I was scared to death at the start, but when the cannon fired off I went at it at hard as I could. I'd been swimming a lot (remember I said I hadn't been biking and running? So I swam. A lot.) I battled people that whole darn swim, but came out (unknowingly) as one of the top 10 women overall, including the pros. HA! I found out later how I was placed after the swim and then kicked myself for stopping to pee in the water before crossing the timing mat.
Off on the bike. It was easy for the first 40 miles- all downhill that course- and then you turn and start climbing Richter Pass. My computer said I was going 7 mph. And this was a 7 mile climb. Doing the math, I settled in for a long climb. I stopped to pee a couple times. I stopped for my special needs bag at like 75 miles or wherever that was, sat down on the side of the road and ate my peanut butter and jelly sandwich and drank my Sunny Delight juice. YES. I did that. What did I know? It was a long day and a girl's gotta eat lunch, right? I also had my Nutter Butters for dessert.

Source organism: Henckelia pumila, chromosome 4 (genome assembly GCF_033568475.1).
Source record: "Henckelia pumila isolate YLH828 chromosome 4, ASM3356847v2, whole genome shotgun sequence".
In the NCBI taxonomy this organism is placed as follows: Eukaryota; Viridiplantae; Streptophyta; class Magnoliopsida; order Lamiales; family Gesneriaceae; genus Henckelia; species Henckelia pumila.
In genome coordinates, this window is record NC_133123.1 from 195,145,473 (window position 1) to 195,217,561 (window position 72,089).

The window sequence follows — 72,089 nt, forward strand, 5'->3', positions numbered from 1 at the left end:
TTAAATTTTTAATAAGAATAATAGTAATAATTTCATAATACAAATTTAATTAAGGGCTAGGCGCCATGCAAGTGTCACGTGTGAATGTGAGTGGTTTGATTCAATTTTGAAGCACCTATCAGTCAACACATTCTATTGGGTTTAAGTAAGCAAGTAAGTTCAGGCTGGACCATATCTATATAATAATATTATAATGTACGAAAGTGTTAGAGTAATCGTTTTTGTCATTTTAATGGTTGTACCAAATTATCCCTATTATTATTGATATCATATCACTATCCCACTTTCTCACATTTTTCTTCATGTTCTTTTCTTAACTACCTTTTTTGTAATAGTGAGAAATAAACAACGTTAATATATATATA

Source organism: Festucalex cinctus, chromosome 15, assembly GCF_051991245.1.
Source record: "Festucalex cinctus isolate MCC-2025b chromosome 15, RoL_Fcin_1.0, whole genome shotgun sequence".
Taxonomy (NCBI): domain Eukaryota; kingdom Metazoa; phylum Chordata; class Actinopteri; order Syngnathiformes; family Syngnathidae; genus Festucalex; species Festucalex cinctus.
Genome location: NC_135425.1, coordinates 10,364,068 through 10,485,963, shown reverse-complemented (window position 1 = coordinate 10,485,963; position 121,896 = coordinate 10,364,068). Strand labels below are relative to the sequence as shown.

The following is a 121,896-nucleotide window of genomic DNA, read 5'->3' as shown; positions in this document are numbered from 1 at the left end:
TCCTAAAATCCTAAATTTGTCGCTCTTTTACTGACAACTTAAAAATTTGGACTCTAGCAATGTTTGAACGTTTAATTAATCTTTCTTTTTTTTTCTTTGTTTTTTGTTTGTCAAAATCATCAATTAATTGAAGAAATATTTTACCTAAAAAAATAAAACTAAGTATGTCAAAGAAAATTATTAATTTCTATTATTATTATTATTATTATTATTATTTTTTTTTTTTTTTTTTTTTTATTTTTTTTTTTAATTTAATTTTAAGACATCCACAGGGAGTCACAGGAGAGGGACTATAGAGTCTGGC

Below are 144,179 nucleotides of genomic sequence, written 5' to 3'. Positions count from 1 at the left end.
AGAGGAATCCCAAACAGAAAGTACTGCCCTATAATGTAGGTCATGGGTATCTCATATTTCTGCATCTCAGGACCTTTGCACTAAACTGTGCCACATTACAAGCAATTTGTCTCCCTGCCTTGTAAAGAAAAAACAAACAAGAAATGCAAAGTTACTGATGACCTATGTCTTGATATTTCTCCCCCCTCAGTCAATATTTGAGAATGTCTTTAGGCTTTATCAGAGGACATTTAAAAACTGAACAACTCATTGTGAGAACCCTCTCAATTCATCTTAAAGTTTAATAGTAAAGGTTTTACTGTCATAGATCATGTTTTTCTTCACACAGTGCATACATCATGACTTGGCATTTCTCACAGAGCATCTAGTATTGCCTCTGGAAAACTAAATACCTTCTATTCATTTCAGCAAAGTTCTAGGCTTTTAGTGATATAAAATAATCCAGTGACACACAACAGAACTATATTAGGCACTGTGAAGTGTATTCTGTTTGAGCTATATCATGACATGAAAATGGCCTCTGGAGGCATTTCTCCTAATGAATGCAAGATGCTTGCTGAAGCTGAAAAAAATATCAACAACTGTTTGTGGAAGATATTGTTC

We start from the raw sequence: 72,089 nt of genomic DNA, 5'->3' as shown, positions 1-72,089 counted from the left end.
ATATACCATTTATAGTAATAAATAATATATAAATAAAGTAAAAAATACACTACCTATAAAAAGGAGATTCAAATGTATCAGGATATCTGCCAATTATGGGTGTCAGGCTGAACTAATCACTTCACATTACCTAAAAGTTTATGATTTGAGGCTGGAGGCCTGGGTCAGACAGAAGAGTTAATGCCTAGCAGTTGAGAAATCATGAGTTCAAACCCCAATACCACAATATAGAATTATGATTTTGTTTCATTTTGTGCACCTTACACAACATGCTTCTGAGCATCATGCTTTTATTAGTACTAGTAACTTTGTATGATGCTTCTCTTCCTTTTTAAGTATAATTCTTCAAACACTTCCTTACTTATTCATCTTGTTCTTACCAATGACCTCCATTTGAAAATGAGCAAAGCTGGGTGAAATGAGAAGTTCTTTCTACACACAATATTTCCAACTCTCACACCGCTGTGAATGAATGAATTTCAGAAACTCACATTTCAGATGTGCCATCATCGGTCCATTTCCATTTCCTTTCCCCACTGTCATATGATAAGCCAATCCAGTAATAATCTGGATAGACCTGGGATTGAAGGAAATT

Back on the bike, my knee was hurting pretty badly. I had never ridden this far before and had it in my head that maybe I wouldn't be able to do it. And at the mile 90 aid station- right before the Yellow Lake climb, I stopped and told the people at the aid station that I wanted to drop out. They called for a support van to come pick me up.
So I waited. And waited. Like 20 minutes went by and still no van. I was getting impatient. I asked one of the volunteers at that aid station how long the climb was. She told me it was 3K. She lied, but I didn't know that at the time. I figured I could pedal one-legged up that climb and then I knew the last 20 miles into town were pretty much downhill so I could coast a lot. Riding in would be quicker than waiting for that darn van. I would drop out of the race once I get done with the bike.